Obesity represents a crucial social problem in developed countries as a cause of multiple metabolic abnormalities. The exact etiology of this multifactorial disease is still unknown. The impact of dietary habits and lifestyle is currently under investigation but the role of other predisposing factors, such as genetic determinants and familial history, needs still to be elucidated. Significant alterations in the composition of the intestinal microbiota have been recently identified in obese mice, suggesting an involvement of gut microbes in obesity. In humans, obese subjects are supposed to have a more efficient flora in energy extraction from food, due to the detection of quantitative differences in the major bacterial groups in obese subjects compared to lean ones. Despite these observations, the homologies in gut microbiota between obese adults and their lean relatives have never been investigated in details. Few reports about the detection of common microbial profiles between members of the same family have been published in the past but only one recent scientific article, investigating the presence of a common core microbiota between obese and lean twins, correlates genetic background and gut microflora as significant variables in obesity. The hypothesis suggested herein is that the identification of a familial-specific core microbiota could be precious in order to identify key-bacterial groups to be used as biomarkers for the evaluation of predisposition to obesity.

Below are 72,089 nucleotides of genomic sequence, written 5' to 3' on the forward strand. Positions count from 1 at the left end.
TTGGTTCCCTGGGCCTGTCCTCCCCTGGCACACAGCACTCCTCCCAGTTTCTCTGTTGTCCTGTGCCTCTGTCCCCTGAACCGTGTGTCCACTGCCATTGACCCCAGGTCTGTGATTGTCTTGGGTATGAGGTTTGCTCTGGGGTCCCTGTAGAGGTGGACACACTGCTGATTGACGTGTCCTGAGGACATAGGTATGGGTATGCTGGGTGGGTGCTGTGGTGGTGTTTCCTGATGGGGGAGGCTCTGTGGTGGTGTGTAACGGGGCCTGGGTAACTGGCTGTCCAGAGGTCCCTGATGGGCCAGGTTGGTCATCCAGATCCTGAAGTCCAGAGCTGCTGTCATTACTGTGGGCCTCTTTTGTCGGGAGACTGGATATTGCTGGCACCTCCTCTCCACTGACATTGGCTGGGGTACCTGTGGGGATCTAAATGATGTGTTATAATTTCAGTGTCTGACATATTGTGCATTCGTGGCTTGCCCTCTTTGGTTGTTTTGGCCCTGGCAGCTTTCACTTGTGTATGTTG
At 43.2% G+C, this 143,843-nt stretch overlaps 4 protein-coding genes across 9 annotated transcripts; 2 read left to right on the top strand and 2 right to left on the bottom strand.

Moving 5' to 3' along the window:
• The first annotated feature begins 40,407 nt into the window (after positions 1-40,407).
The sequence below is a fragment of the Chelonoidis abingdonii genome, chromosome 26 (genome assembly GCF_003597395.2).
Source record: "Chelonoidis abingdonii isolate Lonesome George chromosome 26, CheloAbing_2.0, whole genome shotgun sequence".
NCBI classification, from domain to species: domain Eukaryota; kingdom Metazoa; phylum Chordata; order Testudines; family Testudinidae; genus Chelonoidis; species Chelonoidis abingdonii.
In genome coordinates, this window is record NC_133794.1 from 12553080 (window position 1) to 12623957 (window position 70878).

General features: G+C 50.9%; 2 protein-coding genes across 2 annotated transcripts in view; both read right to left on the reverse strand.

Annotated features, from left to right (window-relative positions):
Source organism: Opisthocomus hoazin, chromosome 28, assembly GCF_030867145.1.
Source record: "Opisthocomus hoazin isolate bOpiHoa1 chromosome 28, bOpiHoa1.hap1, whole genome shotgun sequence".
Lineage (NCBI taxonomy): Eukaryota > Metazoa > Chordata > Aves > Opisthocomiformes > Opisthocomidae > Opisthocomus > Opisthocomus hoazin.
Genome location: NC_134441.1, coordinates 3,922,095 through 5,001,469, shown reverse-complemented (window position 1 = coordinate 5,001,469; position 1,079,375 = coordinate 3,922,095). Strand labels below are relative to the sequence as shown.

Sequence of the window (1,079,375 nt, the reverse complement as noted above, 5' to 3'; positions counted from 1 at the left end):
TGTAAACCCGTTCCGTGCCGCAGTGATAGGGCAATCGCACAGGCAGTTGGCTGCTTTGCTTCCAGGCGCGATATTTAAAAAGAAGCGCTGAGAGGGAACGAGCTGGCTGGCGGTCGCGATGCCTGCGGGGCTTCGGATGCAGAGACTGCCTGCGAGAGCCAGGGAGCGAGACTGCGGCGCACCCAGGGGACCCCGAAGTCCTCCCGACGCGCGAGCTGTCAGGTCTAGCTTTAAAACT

A common core microbiota between obese individuals and their lean relatives? Evaluation of the predisposition to obesity on the basis of the fecal microflora profile

COLOMBO, OTTAVIA;TAGLIABUE, ANNA
2010

Abstract

Obesity represents a crucial social problem in developed countries as a cause of multiple metabolic abnormalities. The exact etiology of this multifactorial disease is still unknown. The impact of dietary habits and lifestyle is currently under investigation but the role of other predisposing factors, such as genetic determinants and familial history, needs still to be elucidated. Significant alterations in the composition of the intestinal microbiota have been recently identified in obese mice, suggesting an involvement of gut microbes in obesity. In humans, obese subjects are supposed to have a more efficient flora in energy extraction from food, due to the detection of quantitative differences in the major bacterial groups in obese subjects compared to lean ones. Despite these observations, the homologies in gut microbiota between obese adults and their lean relatives have never been investigated in details. Few reports about the detection of common microbial profiles between members of the same family have been published in the past but only one recent scientific article, investigating the presence of a common core microbiota between obese and lean twins, correlates genetic background and gut microflora as significant variables in obesity. The hypothesis suggested herein is that the identification of a familial-specific core microbiota could be precious in order to identify key-bacterial groups to be used as biomarkers for the evaluation of predisposition to obesity.
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Utilizza questo identificativo per citare o creare un link a questo documento: http://hdl.handle.net/11571/216963
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